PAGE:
Take-out meals are also available for $5.00.

There will be raffles and the Historical Society’s newest items will be for sale during the dinner. Bring plenty of cash to get in on the purchases! Shop early–the holidays are coming!

Remember, you can visit the Plain City Historical Society, 111. West Main Street, during their open hours, Tuesdays from 10 am to noon, Thursdays from noon to 3 pm, and Saturdays from 10 am to noon. The Historical Society has monthly meetings on the fourth Tuesday of the month. The next meeting will be October 23 at 7 pm. Doors open at 6:30 pm and the meeting begins promptly at 7.

To read the latest Historical Society newsletter, click on the highlighted link: pchs newsletter Oct0Nov 2012

Like the Historical Society on Facebook HERE.

“Boo” Fest, Madison County’s Family Halloween Festival is Saturday, October 13 from 2-10 pm.

The Madison County Chamber of Commerce and the Madison County Convention and Visitors Bureau have partnered with the Hurt Battelle Memorial Library and the Humane Society of Madison County to present “Boo”Fest, the first ever countywide Halloween family festival in Madison County.

“Boo”Fest will take place on Saturday, October 13 from 2-10 pm at the Procter Camp and Conference Center located at 11235 State Route 38 SE in London.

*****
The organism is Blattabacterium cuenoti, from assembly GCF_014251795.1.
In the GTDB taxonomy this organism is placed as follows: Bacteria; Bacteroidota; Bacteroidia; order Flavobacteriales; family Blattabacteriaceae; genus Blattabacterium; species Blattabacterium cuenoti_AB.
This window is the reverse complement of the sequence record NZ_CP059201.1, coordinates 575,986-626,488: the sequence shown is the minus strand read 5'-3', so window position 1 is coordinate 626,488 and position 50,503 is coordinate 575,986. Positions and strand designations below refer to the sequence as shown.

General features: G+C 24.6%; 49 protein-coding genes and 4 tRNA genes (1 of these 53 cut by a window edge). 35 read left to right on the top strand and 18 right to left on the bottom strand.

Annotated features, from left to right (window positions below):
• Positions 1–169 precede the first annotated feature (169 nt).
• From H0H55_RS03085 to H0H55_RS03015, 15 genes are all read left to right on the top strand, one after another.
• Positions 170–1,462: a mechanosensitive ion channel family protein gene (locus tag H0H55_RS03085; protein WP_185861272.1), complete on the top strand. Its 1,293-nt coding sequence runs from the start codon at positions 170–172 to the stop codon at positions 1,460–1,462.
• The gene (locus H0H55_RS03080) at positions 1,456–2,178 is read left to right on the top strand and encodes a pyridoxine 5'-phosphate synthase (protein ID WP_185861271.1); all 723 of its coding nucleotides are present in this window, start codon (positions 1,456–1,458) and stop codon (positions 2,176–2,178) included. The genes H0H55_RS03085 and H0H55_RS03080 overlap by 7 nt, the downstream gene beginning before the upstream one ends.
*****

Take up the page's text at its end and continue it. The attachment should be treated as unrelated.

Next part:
Tickets are $10 for adults and $5 for children. A family package can be purchased for $50. This package includes two adult tickets, two child tickets, four hayride passes, four S’more kits, two pumpkins, and game tickets. Tickets can be purchased at the Madison County Chamber of Commerce offices at 730 Keny Blvd. in London, the Hurt Battelle Memorial Library at 270 Lilly Chapel Road in West Jefferson ($1 off each ticket when purchased here), and at Mainstreet Treasures in Plain City.

“Boo”Fest will feature a bonfire, hayrides, beer garden, “little ghosts children’s area,” a battle of the bands, large screen viewing of the Ohio State vs. Indiana football game, silent auction table, pumpkin patch, s’more kits, and much, much more! Additionally, there will be a haunted house (half of the proceeds made from the haunted house will go to the Humane Society of Madison County).

For more information on “Boo”Fest, go HERE.

Make Your Cat a Black and Orange Cat Foundation Calendar Pin Up!

Yes, it’s that time of year again. Time to discover famous, furry faces for the 2013 Black and Orange Cat Foundation calendar!

This year Black and Orange is doing things a bit differently. It was a little overwhelming last year trying to keep track of the photos that were emailed to the group (almost 200!), so this year, they asked their web site guru, Vicki Watson, to set up an easy way to keep track of the photos and the stories that go along with them. Vicki arranged it so that the photos can be submitted online.

As a way to further fundraise for the kitties (an idea that Black and Orange got from Siamese Rescue and Grey2K USA), the group is asking for a $5 donation for each photo submitted.

Once again, all those with winning photos will receive a free 2013 calendar. The calendars will be $20 each (as they were last year) and they will be ready in time for holiday gift giving.

The deadline for photo submission is October 20.

Please send in your adorable cat’s photo and make him or her a Calendar Kitty! You can submit photos by going HERE.